Late Miocene Teeth from Middle Awash, Ethiopia, and Early Hominid Dental Evolution

Yohannes Haile-Selassie, Gen Suwa, Tim D. White

Research output: Contribution to journalArticlepeer-review

167 Scopus citations

Abstract

Late Miocene fossil hominid teeth recovered from Ethiopia's Middle Awash are assigned to Ardipithecus kadabba. Their primitive morphology and wear pattern demonstrate that A. kadabba is distinct from Ardipithecus ramidus. These fossils suggest that the last common ancestor of apes and humans had a functionally honing canine-third premolar complex. Comparison with teeth of Sahelanthropus and Orrorin, the two other named late Miocene hominid genera, implies that these putative taxa are very similar to A. kadabba. It is therefore premature to posit extensive late Miocene hominid diversity on the basis of currently available samples.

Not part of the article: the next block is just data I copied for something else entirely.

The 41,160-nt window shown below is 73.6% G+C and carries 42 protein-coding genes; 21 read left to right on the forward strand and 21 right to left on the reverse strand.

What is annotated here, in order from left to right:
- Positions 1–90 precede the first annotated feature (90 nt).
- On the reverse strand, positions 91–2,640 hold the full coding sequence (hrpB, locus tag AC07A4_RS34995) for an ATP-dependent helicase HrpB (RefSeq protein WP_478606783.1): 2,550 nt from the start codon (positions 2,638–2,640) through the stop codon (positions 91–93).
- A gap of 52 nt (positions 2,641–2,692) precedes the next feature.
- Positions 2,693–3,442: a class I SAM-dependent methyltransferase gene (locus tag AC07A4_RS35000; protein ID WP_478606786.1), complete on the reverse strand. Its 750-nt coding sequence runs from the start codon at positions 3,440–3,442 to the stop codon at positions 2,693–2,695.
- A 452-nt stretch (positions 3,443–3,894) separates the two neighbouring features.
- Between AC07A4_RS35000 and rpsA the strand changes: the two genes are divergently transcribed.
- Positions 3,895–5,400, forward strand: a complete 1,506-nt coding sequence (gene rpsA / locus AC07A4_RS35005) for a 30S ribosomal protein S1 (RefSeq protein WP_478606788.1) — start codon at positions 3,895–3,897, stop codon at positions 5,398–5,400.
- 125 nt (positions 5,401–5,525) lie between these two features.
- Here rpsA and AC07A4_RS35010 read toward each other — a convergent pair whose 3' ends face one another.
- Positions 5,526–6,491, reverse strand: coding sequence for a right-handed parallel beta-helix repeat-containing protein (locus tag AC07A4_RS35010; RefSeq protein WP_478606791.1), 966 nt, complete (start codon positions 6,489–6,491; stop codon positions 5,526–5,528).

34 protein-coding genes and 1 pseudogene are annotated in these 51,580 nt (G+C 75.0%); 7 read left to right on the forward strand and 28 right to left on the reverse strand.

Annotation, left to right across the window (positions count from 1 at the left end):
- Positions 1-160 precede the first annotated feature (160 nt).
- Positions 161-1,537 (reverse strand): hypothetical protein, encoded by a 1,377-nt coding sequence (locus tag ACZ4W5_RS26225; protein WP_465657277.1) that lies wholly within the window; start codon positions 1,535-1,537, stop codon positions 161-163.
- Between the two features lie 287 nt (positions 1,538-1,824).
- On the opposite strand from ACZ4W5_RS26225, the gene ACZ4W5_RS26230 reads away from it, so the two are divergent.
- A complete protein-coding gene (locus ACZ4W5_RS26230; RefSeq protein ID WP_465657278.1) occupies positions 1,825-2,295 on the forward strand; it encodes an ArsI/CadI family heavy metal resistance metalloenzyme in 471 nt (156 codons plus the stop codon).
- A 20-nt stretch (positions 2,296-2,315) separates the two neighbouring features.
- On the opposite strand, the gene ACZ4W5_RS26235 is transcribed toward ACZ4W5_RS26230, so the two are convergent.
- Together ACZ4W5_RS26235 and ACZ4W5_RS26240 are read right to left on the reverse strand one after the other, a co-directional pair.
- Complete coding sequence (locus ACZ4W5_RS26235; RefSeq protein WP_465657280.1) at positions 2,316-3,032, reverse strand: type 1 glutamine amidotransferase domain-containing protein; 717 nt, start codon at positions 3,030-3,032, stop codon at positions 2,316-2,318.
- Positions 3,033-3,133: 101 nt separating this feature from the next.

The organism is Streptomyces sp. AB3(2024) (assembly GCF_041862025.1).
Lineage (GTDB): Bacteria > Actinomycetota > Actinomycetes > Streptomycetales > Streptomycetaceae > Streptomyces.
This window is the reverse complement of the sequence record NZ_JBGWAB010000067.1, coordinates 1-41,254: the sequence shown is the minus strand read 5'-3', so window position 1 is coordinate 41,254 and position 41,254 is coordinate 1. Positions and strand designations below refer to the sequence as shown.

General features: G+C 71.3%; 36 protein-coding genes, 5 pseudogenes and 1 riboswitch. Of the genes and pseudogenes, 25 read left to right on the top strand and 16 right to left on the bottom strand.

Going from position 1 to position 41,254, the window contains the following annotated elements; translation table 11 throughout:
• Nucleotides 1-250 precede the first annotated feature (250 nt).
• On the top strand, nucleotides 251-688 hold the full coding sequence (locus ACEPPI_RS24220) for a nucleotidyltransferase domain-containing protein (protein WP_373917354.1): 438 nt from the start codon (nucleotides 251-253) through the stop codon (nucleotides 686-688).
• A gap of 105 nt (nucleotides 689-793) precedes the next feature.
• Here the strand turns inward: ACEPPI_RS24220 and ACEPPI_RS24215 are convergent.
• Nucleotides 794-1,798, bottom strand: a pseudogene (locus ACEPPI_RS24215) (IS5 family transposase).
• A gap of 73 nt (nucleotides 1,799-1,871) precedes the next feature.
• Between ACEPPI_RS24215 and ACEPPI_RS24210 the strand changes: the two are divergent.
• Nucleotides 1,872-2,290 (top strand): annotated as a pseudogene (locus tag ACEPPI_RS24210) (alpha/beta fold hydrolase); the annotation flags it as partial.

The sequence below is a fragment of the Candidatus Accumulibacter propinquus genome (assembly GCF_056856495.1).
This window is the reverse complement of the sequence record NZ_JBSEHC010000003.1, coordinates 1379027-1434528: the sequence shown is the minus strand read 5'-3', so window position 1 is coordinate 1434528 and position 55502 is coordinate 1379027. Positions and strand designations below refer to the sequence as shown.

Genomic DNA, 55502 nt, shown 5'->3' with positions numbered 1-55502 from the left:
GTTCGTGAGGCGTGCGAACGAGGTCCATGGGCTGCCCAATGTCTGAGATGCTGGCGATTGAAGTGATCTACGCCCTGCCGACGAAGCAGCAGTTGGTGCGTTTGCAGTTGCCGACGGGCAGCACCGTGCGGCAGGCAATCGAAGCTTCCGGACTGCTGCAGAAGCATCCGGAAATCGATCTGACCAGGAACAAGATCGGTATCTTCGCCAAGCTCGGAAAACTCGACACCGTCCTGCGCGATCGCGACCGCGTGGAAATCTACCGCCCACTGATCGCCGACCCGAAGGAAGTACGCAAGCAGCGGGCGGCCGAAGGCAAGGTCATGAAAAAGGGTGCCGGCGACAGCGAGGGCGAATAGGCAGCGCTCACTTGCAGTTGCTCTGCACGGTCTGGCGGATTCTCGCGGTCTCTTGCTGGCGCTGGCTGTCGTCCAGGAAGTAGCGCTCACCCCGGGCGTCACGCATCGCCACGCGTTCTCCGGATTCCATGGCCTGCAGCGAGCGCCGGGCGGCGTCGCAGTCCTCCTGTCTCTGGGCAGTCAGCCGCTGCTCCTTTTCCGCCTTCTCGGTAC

Original languageEnglish (US)
Pages (from-to)1503-1505
Number of pages3
JournalScience
Volume303
Issue number5663
DOIs
StatePublished - Mar 5 2004
Externally publishedYes

ASJC Scopus subject areas

  • General

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